Based on a study of material being downloaded by botnets to victim machines during the 12 months cited, Kaspersky Lab researcher Alexander Ermin said that backdoors made up the bulk of downloads, showing that the botnet operators wanted to gain the best possible control over infected devices.
The study did not count update files that were downloaded by bots and also excluded configuration files. Only files that were judged to be unique by their MD5 hash files were counted and the study covered more than 60,000 different command and control servers associated with 150 bot families and their variants.
Ermin also found that the number of download droppers — programs that secretly install malicious programs, built into their code, on a computer — was also increasing, an indication that multi-stage and more complex attacks were on the rise.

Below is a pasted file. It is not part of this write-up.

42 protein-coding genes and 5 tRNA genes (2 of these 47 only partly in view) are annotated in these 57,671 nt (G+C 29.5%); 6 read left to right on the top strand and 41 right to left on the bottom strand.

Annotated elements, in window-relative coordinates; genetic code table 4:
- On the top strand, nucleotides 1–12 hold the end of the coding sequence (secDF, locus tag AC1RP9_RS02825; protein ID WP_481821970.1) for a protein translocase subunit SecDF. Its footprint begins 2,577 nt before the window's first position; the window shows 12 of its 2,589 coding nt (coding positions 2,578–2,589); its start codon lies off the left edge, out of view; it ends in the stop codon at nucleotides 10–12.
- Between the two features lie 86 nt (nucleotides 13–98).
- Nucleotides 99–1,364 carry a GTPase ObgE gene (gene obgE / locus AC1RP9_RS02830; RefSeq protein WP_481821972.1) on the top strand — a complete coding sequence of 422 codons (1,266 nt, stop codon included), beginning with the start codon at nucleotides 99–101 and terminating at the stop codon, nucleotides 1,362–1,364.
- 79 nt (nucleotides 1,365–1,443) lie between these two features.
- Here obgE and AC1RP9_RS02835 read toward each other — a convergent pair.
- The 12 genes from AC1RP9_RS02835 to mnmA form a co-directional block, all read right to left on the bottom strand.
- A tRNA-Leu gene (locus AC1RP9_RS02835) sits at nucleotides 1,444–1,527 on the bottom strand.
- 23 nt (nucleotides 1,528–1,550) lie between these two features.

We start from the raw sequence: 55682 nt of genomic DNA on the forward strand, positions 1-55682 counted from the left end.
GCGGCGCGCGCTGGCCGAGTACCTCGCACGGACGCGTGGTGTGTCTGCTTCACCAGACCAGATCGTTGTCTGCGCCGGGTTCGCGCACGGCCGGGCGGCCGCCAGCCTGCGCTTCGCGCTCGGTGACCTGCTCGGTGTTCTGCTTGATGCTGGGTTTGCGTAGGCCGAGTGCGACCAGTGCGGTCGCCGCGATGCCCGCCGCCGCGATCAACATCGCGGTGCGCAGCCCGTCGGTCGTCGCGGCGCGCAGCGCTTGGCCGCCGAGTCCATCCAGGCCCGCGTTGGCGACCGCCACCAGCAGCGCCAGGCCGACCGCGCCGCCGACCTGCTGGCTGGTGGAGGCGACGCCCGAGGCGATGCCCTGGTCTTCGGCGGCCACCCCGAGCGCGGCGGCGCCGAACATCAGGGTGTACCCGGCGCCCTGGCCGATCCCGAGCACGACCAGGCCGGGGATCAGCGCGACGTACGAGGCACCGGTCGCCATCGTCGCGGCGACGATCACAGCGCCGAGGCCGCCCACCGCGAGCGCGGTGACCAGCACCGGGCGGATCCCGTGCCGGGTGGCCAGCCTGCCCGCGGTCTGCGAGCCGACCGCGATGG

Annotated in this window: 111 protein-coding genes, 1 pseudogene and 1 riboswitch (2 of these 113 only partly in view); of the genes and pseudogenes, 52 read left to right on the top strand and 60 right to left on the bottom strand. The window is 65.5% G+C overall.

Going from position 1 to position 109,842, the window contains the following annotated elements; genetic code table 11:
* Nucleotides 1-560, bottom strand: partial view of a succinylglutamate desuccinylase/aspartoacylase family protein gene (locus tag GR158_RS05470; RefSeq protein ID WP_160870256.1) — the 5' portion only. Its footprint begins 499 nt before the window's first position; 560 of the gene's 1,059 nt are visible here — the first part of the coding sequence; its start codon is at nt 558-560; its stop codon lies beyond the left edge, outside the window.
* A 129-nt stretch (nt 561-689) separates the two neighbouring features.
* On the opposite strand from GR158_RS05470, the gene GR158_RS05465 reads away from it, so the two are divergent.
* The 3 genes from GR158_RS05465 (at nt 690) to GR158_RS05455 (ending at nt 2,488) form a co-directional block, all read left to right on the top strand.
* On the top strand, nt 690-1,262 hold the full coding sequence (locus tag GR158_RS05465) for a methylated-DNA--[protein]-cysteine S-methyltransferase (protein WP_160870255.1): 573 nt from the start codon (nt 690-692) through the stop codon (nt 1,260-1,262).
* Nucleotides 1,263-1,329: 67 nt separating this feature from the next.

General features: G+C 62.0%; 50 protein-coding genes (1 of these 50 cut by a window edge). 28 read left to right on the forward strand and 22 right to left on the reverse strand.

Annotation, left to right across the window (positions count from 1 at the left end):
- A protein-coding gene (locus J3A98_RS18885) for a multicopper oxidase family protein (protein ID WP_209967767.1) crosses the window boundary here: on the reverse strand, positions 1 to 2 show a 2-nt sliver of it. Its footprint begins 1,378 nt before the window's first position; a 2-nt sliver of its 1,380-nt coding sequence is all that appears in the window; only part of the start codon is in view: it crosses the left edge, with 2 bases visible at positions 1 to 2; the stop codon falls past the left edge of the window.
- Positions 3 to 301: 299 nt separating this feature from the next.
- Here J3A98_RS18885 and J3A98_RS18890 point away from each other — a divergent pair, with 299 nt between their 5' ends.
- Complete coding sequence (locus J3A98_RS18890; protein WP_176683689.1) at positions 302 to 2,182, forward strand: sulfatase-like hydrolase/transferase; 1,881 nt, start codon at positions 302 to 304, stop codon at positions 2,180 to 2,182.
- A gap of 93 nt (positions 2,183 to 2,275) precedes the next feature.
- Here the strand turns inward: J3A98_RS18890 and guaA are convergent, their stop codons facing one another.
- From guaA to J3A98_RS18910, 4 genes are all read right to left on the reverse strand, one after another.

Another trend noticed was that botnets appeared to be increasingly leased by people depending on their needs. In many cases, the actual specialist task that the botnet was built for could not be identified.
The total unique malicious files downloaded was 16,213 in the second half of 2017 and 13,858 for the first half of 2018. A chart of the top 10 malware for each period shows that a backdoor known as njRAT made up 5.2% of downloads in the first half of 2018. njRAT also had the most command and control servers, with a presence in 99 countries.
For the second half of 2017, a botnet known as Lethic was the top download, with 17%.
Graphic: courtesy Kaspersky Lab